From the summary:
Globalisation, technological change, shifting demographic patterns and the persistent challenges that continue around climate change and the environment all have a significant impact on fiscal policy and the associated tax systems. Against this backdrop, this year the Organisation for Economic Co-operation and Development (OECD) has put forward proposals for changing the international tax rules to modernise them for today’s globalised business and to address concerns over base erosion and profit shifting (BEPS).
Alongside all of these circumstances however there are two simple, mutually supportive objectives for governments:
– ensure that there are sufficient public revenues for the future, to lay a foundation for sustained improvements in productivity;
– incentivise investment and economic growth.
Paying Taxes 2015 remains a unique study. It is the only piece of research which measures the ease of paying taxes across 189 economies by assessing the time required for a case study company to: prepare, file and pay its taxes, the number of taxes that it has to pay, the method of that payment and the total tax liability as a percentage of its commercial profits. The results illustrate both successful tax reforms and reform challenges as well as providing a platform for government and business to engage in constructive discussion around tax reform across a broader range of issues.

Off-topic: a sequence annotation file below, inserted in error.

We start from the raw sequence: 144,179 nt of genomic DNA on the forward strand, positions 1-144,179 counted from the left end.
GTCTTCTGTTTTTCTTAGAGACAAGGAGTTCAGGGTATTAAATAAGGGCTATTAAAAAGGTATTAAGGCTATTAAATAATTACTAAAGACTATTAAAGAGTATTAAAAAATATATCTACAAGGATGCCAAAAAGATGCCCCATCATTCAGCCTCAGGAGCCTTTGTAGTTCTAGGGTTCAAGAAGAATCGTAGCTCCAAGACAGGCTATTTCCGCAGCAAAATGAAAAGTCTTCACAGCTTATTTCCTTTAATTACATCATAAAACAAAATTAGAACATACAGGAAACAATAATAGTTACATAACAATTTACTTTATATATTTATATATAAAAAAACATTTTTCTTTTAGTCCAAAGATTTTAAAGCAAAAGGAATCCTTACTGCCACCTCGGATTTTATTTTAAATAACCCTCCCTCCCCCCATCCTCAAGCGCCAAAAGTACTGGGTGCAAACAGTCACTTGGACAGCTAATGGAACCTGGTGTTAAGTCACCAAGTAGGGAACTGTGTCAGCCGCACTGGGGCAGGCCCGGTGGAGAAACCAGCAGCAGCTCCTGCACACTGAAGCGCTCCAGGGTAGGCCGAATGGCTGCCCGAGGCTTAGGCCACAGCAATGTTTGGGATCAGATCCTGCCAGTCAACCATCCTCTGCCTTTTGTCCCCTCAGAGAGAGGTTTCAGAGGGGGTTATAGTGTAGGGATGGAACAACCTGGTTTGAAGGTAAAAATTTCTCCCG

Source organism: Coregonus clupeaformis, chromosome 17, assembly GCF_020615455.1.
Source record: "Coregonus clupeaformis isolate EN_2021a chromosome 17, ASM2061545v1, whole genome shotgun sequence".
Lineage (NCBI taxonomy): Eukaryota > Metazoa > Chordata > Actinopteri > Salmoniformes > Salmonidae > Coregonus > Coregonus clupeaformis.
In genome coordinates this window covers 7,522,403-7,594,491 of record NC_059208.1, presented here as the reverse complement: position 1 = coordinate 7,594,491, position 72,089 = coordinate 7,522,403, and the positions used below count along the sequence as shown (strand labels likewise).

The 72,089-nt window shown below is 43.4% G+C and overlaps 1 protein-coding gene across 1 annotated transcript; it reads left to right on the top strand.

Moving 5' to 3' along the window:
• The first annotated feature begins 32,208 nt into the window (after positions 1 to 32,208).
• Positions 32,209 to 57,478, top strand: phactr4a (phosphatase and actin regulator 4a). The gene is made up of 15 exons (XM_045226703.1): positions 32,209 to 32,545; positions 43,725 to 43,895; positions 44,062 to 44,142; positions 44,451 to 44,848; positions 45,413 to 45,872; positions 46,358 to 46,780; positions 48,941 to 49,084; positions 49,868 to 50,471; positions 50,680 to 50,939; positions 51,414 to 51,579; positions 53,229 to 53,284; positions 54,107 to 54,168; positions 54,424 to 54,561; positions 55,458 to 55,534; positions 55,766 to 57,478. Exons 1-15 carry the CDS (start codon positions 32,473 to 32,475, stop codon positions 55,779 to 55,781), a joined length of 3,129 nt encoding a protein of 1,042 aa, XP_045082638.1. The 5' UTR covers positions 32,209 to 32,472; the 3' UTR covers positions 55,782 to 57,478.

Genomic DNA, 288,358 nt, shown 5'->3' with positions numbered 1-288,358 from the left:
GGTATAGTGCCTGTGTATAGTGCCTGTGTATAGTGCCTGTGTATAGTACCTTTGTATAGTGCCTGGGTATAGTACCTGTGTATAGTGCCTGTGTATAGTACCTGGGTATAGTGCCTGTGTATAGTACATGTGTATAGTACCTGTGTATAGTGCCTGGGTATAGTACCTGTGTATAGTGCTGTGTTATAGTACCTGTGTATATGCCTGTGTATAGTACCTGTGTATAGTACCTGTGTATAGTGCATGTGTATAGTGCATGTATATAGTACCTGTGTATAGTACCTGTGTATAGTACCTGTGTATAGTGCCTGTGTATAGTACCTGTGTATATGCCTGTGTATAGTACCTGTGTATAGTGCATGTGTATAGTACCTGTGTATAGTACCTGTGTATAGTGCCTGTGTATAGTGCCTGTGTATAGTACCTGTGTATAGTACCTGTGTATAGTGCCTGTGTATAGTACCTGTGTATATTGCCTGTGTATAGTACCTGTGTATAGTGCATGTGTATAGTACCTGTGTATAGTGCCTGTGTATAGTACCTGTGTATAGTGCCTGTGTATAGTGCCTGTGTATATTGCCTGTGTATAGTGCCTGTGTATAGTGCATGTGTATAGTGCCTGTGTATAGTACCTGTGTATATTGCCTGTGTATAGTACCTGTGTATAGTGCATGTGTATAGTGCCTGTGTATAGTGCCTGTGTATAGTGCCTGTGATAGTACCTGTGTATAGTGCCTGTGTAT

The objectives of the study are to:
– compare tax systems on a like-for-like basis;
– facilitate the benchmarking of tax systems within relevant economic and geographical groupings, which provides an opportunity to learn from peer group economies;
– analyse data and identify good tax practises and reforms;
– generate robust tax data on 189 economies around the world, including how they have changed, which can be used to inform tax policy decisions.
This year there have been some amendments to the methodology used to derive the Paying Taxes sub-indicators and ranking. These have come as a response to calls for the data to remain current, to take into account the potential for differences in the tax system across the larger economies in the study, and to more closely reflect the improvements that are made when implementing reform.